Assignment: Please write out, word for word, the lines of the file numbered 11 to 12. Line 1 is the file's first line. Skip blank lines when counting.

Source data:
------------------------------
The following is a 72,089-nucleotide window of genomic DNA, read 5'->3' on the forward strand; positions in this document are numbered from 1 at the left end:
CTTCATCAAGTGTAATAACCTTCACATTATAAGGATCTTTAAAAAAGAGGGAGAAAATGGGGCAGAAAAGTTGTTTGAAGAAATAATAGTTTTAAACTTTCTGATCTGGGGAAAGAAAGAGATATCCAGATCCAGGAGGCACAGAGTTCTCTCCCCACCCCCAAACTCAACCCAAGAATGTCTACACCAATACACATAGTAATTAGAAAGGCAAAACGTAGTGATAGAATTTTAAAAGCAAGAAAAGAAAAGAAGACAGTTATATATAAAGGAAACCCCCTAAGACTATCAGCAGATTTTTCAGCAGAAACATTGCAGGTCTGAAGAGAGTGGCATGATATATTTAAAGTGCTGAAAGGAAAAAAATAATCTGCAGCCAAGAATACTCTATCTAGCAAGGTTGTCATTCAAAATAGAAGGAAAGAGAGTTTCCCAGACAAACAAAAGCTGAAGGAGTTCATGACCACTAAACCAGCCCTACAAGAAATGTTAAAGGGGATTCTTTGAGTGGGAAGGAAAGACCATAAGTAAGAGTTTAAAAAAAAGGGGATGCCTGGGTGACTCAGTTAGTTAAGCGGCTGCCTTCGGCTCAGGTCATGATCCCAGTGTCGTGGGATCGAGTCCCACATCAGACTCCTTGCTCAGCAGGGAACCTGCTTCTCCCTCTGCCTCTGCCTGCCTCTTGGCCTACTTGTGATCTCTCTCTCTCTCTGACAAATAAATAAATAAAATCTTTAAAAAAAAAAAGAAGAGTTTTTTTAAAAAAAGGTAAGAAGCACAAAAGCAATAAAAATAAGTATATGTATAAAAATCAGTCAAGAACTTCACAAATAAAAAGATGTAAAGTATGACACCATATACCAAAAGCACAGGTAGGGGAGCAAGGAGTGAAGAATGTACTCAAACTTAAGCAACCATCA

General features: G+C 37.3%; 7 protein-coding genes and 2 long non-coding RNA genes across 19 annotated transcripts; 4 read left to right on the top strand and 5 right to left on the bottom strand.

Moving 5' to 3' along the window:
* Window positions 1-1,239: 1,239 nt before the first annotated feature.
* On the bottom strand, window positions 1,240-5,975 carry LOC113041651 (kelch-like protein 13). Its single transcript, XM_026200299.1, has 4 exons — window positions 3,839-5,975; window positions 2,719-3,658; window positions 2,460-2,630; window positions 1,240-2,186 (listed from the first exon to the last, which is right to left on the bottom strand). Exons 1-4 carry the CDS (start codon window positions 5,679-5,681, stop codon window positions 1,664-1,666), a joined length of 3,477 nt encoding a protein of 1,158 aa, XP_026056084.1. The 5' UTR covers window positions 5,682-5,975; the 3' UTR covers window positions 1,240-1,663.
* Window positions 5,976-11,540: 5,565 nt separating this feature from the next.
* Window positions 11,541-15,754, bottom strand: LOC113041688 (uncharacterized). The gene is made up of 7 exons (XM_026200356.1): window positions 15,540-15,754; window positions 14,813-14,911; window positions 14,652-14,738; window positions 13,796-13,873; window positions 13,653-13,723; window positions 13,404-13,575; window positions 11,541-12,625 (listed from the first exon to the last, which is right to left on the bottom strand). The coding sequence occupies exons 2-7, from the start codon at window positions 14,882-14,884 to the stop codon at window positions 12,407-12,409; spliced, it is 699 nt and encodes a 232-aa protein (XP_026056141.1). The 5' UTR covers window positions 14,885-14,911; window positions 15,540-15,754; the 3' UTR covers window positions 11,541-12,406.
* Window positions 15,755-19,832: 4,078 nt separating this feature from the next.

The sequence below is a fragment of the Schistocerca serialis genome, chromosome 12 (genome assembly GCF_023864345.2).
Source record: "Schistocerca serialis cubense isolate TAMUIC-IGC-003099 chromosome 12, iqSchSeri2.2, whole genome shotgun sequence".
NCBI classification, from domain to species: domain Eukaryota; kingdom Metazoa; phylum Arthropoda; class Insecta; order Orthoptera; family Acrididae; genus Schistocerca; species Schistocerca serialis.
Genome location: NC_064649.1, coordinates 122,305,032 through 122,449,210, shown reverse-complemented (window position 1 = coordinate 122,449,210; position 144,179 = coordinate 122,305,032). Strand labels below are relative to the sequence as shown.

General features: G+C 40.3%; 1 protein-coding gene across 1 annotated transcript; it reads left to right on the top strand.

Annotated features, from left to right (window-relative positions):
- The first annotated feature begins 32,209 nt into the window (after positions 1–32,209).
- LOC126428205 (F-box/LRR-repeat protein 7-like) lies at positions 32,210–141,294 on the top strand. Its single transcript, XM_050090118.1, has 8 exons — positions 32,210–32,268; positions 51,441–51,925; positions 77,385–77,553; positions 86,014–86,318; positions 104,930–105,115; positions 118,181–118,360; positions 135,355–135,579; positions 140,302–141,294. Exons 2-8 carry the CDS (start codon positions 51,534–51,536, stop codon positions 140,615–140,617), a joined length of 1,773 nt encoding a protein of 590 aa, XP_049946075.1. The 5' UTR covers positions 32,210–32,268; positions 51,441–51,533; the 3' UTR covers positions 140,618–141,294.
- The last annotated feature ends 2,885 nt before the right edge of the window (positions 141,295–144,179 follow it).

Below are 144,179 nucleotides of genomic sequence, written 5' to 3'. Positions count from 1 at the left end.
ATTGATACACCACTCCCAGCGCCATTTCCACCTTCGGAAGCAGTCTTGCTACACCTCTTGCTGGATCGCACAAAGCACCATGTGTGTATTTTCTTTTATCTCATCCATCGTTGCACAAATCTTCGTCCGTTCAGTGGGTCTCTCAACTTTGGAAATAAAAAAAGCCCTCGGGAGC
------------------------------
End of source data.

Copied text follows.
Source record: "Schistocerca serialis cubense isolate TAMUIC-IGC-003099 chromosome 12, iqSchSeri2.2, whole genome shotgun sequence".
NCBI classification, from domain to species: domain Eukaryota; kingdom Metazoa; phylum Arthropoda; class Insecta; order Orthoptera; family Acrididae; genus Schistocerca; species Schistocerca serialis.